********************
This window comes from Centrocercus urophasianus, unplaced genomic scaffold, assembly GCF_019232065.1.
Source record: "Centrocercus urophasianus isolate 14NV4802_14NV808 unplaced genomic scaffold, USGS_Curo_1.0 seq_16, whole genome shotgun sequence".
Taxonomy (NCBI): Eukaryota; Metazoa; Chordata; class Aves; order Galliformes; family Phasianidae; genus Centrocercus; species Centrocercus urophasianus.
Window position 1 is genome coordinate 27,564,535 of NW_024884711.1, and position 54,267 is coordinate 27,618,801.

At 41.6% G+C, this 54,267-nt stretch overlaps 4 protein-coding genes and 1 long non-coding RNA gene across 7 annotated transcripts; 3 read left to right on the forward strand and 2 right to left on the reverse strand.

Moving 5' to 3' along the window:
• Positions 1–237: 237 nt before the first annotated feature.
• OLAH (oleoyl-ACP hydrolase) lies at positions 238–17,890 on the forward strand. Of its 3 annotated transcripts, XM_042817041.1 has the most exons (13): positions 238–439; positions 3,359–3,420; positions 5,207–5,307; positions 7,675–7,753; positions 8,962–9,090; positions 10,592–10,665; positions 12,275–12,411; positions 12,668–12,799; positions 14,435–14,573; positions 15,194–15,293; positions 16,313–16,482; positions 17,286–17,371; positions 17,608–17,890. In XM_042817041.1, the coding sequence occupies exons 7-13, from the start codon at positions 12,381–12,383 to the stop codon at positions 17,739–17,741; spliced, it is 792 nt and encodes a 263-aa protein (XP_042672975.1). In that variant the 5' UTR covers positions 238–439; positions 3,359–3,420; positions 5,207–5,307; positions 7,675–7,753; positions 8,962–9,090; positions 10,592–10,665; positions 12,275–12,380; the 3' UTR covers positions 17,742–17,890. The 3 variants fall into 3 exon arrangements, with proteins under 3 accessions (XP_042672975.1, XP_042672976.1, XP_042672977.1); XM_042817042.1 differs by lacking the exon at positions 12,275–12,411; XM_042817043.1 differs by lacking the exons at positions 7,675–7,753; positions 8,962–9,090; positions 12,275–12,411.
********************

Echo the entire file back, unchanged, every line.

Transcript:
This window comes from Centrocercus urophasianus, unplaced genomic scaffold, assembly GCF_019232065.1.
Source record: "Centrocercus urophasianus isolate 14NV4802_14NV808 unplaced genomic scaffold, USGS_Curo_1.0 seq_16, whole genome shotgun sequence".
Taxonomy (NCBI): Eukaryota; Metazoa; Chordata; class Aves; order Galliformes; family Phasianidae; genus Centrocercus; species Centrocercus urophasianus.
Window position 1 is genome coordinate 27,564,535 of NW_024884711.1, and position 54,267 is coordinate 27,618,801.

At 41.6% G+C, this 54,267-nt stretch overlaps 4 protein-coding genes and 1 long non-coding RNA gene across 7 annotated transcripts; 3 read left to right on the forward strand and 2 right to left on the reverse strand.

Moving 5' to 3' along the window:
• Positions 1–237: 237 nt before the first annotated feature.
• OLAH (oleoyl-ACP hydrolase) lies at positions 238–17,890 on the forward strand. Of its 3 annotated transcripts, XM_042817041.1 has the most exons (13): positions 238–439; positions 3,359–3,420; positions 5,207–5,307; positions 7,675–7,753; positions 8,962–9,090; positions 10,592–10,665; positions 12,275–12,411; positions 12,668–12,799; positions 14,435–14,573; positions 15,194–15,293; positions 16,313–16,482; positions 17,286–17,371; positions 17,608–17,890. In XM_042817041.1, the coding sequence occupies exons 7-13, from the start codon at positions 12,381–12,383 to the stop codon at positions 17,739–17,741; spliced, it is 792 nt and encodes a 263-aa protein (XP_042672975.1). In that variant the 5' UTR covers positions 238–439; positions 3,359–3,420; positions 5,207–5,307; positions 7,675–7,753; positions 8,962–9,090; positions 10,592–10,665; positions 12,275–12,380; the 3' UTR covers positions 17,742–17,890. The 3 variants fall into 3 exon arrangements, with proteins under 3 accessions (XP_042672975.1, XP_042672976.1, XP_042672977.1); XM_042817042.1 differs by lacking the exon at positions 12,275–12,411; XM_042817043.1 differs by lacking the exons at positions 7,675–7,753; positions 8,962–9,090; positions 12,275–12,411.